Age of gilts at first-mating (AFM), which is commonly recorded by producers, is a measurement to predict sow reproductive performance [9], although recording age at first estrus and heat-no-service events are recommended as better measures [10]. Also, herd size and PWSY are herd-level factors for sow reproductive performance [9, 11]. However, there are no reports on interactions between such herd-level factors and AFM for sow life and herd-life reproductive performance. Therefore, the objectives of the present study were to characterize sow life days or herd-life days, prolificacy, fertility and reproductive efficiency of sows in breeding herds and examine two-way interactions between AFM and these two herd-level factors for sow lifetime performance.

Methods

Studied herds

A veterinary consultancy firm (PigCHAMP pro Europa S.L., Segovia, Spain) requested all client producers to mail their PigCHAMP data files on a regular basis to build up a sow database for their veterinary services. In July 2017, sow life and herd-life reproductive performance records of sows in 155 Spanish herds, which allowed their data to be used for research, were extracted from the database. However, 12 of the 155 herds were excluded from the study because they had no birthdates recorded.

In the present study, mean herd size (± SEM) in the remaining 143 herds was 856 ± 61 sows with a range from 87 to 3669 sows between 2011 and 2016. Also, the herd mean of PSY (± SEM) in the studied herds was 25.8 ± 0.24 ranging between 11.6 and 33.3. Sows in the studied herds were mainly crossbreds between Landrace and Large White, and replacement gilts were either purchased from international breeding companies or home-produced through internal multiplication programs with sire and dam lines purchased from breeding companies.

Study design, data and exclusion criteria

This observational study mimicked a two by two factorial arrangement design, using the main effects of two herd size groups and two herd productivity groups. Data included sow life and herd-life performance records of 152,412 sows which were entered the herds during 2011–2013, and were removed by December 2016. Sow records were excluded if sows’ AFMs were 159 days or less, or 401 days or more (5218 sows) because first mating at such an early or advanced age was considered extreme. Hence, the final dataset contained sow life and herd-life performance records of 147,194 sows.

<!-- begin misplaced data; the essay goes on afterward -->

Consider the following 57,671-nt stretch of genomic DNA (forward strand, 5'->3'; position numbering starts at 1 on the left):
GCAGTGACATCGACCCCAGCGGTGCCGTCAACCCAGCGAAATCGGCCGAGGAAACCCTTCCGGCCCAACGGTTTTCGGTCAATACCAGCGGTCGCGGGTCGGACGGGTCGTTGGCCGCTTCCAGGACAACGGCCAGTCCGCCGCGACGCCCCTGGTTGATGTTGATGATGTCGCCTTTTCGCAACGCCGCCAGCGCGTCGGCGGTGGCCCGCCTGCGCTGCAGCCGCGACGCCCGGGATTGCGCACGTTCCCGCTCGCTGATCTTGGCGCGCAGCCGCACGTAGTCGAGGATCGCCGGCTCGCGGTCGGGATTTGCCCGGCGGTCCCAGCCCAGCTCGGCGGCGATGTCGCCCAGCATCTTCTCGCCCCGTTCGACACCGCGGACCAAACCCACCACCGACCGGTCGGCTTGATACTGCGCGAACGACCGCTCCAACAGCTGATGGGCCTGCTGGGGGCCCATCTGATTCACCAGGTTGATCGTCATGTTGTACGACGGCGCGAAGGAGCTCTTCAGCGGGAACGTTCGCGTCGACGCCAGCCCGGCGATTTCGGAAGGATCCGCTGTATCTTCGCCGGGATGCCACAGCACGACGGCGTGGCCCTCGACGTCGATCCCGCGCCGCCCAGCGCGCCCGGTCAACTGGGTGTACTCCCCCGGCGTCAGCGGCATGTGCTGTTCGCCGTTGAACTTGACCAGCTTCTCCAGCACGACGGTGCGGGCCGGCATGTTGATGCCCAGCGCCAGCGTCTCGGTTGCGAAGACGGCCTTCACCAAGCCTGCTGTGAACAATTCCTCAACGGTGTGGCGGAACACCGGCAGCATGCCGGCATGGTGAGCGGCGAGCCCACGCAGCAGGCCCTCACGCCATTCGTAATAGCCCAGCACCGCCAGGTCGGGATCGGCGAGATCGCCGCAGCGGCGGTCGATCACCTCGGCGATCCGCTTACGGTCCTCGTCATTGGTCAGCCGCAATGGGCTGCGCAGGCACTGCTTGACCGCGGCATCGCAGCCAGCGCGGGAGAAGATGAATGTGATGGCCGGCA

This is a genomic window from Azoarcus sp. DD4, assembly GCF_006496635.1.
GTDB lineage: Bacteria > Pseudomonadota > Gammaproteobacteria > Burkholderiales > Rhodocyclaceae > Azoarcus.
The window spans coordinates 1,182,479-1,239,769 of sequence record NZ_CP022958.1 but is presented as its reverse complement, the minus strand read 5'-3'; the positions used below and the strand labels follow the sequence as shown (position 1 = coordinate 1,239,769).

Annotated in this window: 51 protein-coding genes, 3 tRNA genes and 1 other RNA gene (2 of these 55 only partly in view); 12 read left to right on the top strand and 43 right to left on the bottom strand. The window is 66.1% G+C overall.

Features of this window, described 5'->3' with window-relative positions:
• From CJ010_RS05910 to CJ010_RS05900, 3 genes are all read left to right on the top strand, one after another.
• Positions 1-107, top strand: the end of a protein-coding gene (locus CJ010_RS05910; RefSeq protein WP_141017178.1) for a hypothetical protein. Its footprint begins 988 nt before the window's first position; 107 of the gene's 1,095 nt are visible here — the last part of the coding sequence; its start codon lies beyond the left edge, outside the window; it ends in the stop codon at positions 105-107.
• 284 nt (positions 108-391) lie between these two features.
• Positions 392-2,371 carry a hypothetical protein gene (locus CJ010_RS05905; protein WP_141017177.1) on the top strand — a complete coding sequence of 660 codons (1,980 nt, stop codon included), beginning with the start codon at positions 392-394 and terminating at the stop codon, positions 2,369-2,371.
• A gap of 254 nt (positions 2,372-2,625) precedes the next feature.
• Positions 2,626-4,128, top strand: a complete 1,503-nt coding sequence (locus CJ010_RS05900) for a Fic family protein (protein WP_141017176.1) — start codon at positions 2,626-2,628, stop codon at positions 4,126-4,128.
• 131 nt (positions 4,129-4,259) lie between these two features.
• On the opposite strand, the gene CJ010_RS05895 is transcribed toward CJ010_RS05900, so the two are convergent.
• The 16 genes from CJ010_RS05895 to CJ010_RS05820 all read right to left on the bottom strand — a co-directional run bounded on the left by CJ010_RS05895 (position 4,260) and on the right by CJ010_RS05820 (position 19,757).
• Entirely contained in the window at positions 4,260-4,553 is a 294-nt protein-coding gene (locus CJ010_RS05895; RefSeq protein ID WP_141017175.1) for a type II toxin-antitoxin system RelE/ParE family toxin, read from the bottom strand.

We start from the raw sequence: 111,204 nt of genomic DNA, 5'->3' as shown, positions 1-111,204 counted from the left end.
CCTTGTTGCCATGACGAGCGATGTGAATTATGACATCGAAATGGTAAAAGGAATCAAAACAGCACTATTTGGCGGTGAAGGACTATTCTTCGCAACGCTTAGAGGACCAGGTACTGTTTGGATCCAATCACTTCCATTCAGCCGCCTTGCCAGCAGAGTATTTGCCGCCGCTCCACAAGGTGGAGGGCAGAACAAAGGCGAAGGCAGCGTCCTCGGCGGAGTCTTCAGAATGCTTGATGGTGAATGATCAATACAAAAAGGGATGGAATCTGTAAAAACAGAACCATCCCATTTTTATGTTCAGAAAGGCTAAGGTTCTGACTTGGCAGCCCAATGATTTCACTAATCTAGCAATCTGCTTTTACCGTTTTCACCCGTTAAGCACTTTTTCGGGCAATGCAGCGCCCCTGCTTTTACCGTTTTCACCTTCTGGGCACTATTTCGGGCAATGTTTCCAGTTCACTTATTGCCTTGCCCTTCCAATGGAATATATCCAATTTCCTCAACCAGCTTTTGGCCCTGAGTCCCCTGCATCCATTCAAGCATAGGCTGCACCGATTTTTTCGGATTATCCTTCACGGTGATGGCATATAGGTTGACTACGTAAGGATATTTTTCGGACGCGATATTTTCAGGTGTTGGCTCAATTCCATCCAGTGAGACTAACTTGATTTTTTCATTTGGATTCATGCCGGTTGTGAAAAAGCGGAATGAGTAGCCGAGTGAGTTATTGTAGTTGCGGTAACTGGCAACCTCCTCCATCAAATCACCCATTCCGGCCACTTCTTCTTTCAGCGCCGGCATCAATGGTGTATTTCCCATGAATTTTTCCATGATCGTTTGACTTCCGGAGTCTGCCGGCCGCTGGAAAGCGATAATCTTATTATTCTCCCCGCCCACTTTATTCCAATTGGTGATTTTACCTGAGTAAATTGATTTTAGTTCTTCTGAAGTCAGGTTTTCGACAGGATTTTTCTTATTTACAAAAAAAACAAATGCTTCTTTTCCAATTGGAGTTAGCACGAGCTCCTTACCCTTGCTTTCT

Categories and definitions

Herds were categorized into two by two groups based on the 75th percentiles of the farm means of herd size and PSY during 2011–2016: large herds (> 1017 sows) or small-to-mid herds (< 1017 sows), and high productivity herds (> 26.5 piglets) or ordinary herds (< 26.5 piglets). The 75th percentile was chosen so that each of the four sow groups contained at least 10% of the sows. Also, to examine frequency distributions (%), sows were categorized into eight 30-day AFM interval groups between 160 and 400 days.

In this manuscript, lifetime means both sow life days and herd-life days. Sow life days are the number of days from birth to removal, whereas herd-life days are the number of days from day of gilt first-mating (AFM date) to removal date. Also, sow life and herd-life annualized piglets weaned are respectively the total number of pigs weaned during the sow’s life divided by sow life days, and herd-life days × 365.25. The number of parity at removal includes both culled sows and dead sows.

Statistical analysis